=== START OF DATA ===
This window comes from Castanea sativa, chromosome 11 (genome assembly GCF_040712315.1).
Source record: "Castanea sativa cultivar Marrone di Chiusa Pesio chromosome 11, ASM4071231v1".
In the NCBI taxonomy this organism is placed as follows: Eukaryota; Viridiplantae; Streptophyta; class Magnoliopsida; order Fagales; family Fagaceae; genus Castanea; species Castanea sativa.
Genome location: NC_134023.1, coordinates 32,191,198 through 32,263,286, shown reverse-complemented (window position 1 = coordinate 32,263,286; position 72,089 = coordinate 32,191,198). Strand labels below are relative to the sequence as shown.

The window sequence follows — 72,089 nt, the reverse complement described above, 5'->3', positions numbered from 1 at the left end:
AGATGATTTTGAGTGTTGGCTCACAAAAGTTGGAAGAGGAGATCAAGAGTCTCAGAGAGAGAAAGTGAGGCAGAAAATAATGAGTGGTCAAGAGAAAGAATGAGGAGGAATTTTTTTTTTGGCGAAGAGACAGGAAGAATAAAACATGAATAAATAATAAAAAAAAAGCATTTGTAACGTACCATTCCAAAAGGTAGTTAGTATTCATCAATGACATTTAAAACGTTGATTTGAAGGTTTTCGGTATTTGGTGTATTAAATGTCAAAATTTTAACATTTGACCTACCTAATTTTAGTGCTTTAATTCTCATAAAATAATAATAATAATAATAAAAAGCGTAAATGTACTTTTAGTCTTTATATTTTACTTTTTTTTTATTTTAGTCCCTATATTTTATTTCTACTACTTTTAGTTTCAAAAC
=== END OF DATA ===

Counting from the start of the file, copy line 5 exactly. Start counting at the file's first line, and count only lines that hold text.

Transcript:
The window sequence follows — 72,089 nt, the reverse complement described above, 5'->3', positions numbered from 1 at the left end: